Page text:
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Danger on Peaks

by

Danger on Peaks Cover

 

Synopses & Reviews

Publisher Comments:

In his first collection of new poems since Axe Handles (1983), Pulitzer Prize-winning poet Gary Snyder shares 55 new poems and prose poems. As long-time readers will recognize, this collection is unique in Snyder's oeuvre, finding the poet experimenting with a wide variety of styles, including an extended foray into the Japanese form haibun, "making it an American form," as Snyder himself remarks. Some of the poet's most personal work is contained in two sections of poems exploring "intimate immediate life, gossip and insight." Danger on Peaks begins with the poet's first climb of Mount St. Helens on August 13, 1945, and his learning on the morning after his descent about the atomic bombs dropped on Japan. The poet visits Mount St. Helens again in 2000 to view the blast site of the 1980 eruption. Then follow poems for the Buddhas of Bamiyan Valley and the World Trade towers. More than a mere gathering of unrelated poems, Danger on Peaks is a constructed work, where every part contributes to the whole.

Review:

"In his first gathering of new poetry since the 1996 book-length poem Mountains and Rivers without End, Snyder seeks a kind of fraught peace, which he cannot sustain; the book begins and ends in upheaval. A mostly prose sequence recalls the recent history of Mount Saint Helens, the Washington State volcano whose eruption in 1980 has been recently (and for now, more softly) reprised. Snyder's speaker remembers climbing it decades ago and sees how flora and fauna are already returning there now: 'Who wouldn't take the chance to climb a snowpeak and get the long view?' Landscape, geology, botany and ecology; the poet's Buddhist outlook and its consequences for ethics, and the small pleasures of daily existence, inform the understated, short poems making up most of the volume. Snyder excels in adapting Japanese forms, such as haibun, to American usage. Many of his short poems recall the people — friends, lovers, a daughter — for whom Snyder cares or has cared, an attractive surprise in a poet known more for his rapport with nonhuman nature. Last come five short poems prompted by world events, including the destruction of the Bamiyan Buddhas in spring 2001 and the terrorist attacks later that year: Snyder reminds us that humans are animals too, 'beings, living or not,' 'inside or outside of time.' (Oct.) " Publishers Weekly (Copyright 2004 Reed Business Information, Inc.)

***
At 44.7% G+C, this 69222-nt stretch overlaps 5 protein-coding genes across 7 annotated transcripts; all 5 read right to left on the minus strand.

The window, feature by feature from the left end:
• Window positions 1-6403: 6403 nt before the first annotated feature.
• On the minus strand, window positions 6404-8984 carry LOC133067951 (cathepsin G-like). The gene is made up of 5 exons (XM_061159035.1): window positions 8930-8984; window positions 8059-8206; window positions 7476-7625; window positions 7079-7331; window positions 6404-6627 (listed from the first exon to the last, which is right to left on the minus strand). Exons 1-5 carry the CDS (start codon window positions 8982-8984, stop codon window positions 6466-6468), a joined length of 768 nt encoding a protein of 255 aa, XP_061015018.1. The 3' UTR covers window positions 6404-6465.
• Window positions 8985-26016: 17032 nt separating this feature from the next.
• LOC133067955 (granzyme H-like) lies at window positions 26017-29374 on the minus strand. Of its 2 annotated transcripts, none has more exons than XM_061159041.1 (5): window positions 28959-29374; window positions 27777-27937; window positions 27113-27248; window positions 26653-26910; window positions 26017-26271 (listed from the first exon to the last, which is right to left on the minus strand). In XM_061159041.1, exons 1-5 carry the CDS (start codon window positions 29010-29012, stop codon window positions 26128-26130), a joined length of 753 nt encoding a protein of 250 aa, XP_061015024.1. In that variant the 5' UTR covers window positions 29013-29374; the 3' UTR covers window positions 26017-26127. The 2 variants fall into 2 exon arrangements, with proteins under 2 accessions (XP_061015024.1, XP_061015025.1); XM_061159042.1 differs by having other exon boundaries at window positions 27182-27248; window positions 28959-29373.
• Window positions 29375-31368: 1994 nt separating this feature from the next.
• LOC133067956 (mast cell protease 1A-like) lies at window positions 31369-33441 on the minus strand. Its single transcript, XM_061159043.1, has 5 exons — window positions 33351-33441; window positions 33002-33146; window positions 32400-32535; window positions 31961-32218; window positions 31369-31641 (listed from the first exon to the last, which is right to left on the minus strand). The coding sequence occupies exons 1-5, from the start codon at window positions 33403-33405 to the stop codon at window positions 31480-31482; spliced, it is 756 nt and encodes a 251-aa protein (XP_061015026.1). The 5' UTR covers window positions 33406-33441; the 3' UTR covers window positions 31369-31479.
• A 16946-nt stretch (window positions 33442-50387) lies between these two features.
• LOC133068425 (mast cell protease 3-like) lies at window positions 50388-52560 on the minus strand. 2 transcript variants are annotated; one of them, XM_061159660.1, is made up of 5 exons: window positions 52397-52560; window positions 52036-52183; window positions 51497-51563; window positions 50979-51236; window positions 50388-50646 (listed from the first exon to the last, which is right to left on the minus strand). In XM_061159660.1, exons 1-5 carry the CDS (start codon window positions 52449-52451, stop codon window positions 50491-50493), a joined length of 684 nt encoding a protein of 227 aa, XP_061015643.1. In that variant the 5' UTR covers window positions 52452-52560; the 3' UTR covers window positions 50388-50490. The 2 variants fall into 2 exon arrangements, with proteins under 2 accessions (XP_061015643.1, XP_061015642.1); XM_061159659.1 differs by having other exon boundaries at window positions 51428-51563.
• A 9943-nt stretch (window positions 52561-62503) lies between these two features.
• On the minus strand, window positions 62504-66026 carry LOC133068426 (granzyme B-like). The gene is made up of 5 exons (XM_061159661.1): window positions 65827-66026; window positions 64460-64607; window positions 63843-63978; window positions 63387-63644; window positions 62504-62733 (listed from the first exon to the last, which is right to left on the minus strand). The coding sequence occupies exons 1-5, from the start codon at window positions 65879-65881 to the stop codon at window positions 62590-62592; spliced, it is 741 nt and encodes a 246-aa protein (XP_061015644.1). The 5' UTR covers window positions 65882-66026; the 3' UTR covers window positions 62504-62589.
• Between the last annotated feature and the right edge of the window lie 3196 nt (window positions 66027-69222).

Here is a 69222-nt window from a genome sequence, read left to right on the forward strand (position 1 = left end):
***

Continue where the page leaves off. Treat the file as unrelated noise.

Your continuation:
Review:

"The best of this new work explores the interplay between what's remembered, what's seen now and what may come." David Kirby, The New York Times Book Review

Synopsis:

More than a mere gathering of unrelated poems, Danger on Peaks features the Pulitzer Prize-winning poet's most personal work, where every part contributes to the whole.

Product Details

ISBN:
9781593760410
Author:
Snyder, Gary
Publisher:
Shoemaker & Hoard
Subject:
American - General
Subject:
Poetry, American
Subject:
Single Author / American
Subject:
Poetry-A to Z
Copyright:
Edition Description:
Trade Cloth
Publication Date:
September 2004
Binding:
HARDCOVER
Language:
English
Illustrations:
Y
Pages:
128
Dimensions:
8.25 x 5.5 in 9.5 oz

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Related Subjects

Fiction and Poetry » Poetry » A to Z
History and Social Science » World History » General

Danger on Peaks Used Hardcover
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Product details 128 pages Shoemaker & Hoard - English 9781593760410 Reviews:
"Publishers Weekly Review" by , "In his first gathering of new poetry since the 1996 book-length poem Mountains and Rivers without End, Snyder seeks a kind of fraught peace, which he cannot sustain; the book begins and ends in upheaval. A mostly prose sequence recalls the recent history of Mount Saint Helens, the Washington State volcano whose eruption in 1980 has been recently (and for now, more softly) reprised. Snyder's speaker remembers climbing it decades ago and sees how flora and fauna are already returning there now: 'Who wouldn't take the chance to climb a snowpeak and get the long view?' Landscape, geology, botany and ecology; the poet's Buddhist outlook and its consequences for ethics, and the small pleasures of daily existence, inform the understated, short poems making up most of the volume. Snyder excels in adapting Japanese forms, such as haibun, to American usage. Many of his short poems recall the people — friends, lovers, a daughter — for whom Snyder cares or has cared, an attractive surprise in a poet known more for his rapport with nonhuman nature. Last come five short poems prompted by world events, including the destruction of the Bamiyan Buddhas in spring 2001 and the terrorist attacks later that year: Snyder reminds us that humans are animals too, 'beings, living or not,' 'inside or outside of time.' (Oct.) " Publishers Weekly (Copyright 2004 Reed Business Information, Inc.)
"Review" by , "The best of this new work explores the interplay between what's remembered, what's seen now and what may come."
"Synopsis" by , More than a mere gathering of unrelated poems, Danger on Peaks features the Pulitzer Prize-winning poet's most personal work, where every part contributes to the whole.
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